“Think of the amazing repartee
If I could walk with the animals, talk with the animals,
Grunt and squeak and squawk with the animals,
And they could talk to me!”
(From the film version of Doctor Dolittle)

If you’ve ever wanted to understand why warning calls by one bird species seem to spread rapidly, like an avian version of the Wave, to birds of other species, Professor Erick Greene from the University of Montana is your man.

As reported by the New York Times, the good professor has made a career out of studying interactions between predators and prey, and has lately homed in on birds’ warning signals, sharing a National Science Foundation grant with scientists from the Cornell Lab of Ornithology. Other researchers are also looking into interspecies communication systems, and trying to determine if road and traffic noise interferes with birds’ “watch out!” calls.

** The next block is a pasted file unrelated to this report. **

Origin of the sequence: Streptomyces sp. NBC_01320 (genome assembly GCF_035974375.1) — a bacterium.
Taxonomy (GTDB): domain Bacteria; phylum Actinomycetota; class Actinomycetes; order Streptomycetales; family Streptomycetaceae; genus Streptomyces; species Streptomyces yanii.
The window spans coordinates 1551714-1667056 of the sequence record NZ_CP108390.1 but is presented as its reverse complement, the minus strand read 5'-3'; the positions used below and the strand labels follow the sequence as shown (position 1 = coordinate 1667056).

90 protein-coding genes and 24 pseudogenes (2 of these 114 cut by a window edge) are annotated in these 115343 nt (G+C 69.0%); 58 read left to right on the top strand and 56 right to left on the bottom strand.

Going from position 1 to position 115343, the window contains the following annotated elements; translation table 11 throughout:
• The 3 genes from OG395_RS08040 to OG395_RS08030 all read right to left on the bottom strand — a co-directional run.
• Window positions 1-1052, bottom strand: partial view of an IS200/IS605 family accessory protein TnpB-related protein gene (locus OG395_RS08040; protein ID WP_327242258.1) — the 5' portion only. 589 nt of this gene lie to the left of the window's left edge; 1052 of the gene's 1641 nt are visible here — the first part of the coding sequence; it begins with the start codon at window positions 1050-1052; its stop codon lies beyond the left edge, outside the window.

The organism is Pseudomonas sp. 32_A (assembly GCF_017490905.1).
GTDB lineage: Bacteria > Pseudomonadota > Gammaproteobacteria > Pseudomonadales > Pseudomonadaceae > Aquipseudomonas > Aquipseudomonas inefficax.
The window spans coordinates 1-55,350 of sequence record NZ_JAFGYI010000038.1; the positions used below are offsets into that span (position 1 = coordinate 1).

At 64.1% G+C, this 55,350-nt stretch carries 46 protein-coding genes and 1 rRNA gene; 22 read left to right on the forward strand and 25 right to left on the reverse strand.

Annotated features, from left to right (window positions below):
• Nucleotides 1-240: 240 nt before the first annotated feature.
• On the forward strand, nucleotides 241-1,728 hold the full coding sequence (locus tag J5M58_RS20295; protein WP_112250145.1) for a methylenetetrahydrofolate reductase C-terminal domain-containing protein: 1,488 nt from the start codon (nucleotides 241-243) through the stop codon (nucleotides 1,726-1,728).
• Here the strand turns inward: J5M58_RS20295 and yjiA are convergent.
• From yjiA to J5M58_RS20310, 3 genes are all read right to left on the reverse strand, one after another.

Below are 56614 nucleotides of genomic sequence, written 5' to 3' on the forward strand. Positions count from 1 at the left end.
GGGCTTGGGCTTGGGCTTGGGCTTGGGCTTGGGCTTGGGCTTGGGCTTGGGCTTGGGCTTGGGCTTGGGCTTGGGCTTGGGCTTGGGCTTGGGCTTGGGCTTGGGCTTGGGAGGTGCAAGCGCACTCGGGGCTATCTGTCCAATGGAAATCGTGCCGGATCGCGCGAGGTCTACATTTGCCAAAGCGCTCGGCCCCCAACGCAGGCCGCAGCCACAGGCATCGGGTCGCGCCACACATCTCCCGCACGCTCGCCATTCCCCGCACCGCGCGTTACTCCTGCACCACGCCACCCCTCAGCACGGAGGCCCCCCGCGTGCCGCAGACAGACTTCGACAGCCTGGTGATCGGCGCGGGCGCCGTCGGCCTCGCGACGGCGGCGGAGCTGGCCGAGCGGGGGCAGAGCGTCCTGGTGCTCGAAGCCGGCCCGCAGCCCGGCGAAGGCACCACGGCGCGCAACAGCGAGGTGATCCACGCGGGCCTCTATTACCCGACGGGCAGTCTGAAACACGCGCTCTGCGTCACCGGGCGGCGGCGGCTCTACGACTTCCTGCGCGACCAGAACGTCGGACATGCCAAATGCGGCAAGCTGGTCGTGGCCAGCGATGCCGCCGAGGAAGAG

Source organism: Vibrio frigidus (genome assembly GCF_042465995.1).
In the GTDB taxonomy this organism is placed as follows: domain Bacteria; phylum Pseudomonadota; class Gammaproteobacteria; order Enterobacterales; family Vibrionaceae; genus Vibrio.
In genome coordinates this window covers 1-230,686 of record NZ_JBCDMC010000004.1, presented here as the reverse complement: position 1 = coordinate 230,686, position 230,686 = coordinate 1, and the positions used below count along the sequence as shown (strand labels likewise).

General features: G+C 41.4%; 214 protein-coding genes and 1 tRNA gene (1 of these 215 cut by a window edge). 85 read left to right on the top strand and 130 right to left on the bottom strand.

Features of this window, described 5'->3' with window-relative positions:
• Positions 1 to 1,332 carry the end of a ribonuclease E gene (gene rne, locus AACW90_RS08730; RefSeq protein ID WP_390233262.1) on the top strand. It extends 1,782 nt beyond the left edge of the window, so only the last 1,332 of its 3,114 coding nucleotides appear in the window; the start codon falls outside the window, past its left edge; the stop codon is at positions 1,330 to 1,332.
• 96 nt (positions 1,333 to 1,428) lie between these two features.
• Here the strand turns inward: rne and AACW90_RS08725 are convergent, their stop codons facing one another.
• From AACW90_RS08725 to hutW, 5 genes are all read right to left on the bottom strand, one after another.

And if all of that isn’t enough for you, the article also features robot raptors. And recordings of birds’ frantic calls in response to such. To paraphrase a very cool Facebook page, I @#$*-ing love science.


Written by Meredith Mann
The lowly Red-winged Blackbirds in suburban New York triggered Meredith Mann's interest in birds. Five years later, she's explored some of the the USA's coolest hotspots, from Plum Island in Massachusetts to the Magic Hedge in Chicago to the deserts of Fallon, Nevada. She recently migrated from the Windy City (where she proudly served as a Chicago Bird Collision Monitor, rescuing migrants from skyscrapers and sidewalks) to Philadelphia, where she plans to find new editing and writing gigs; keep up her cool-finds chronicle, Blog5B; and discover which cheesesteak really is the best. And she will accept any and all invitations to bird Cape May, NJ.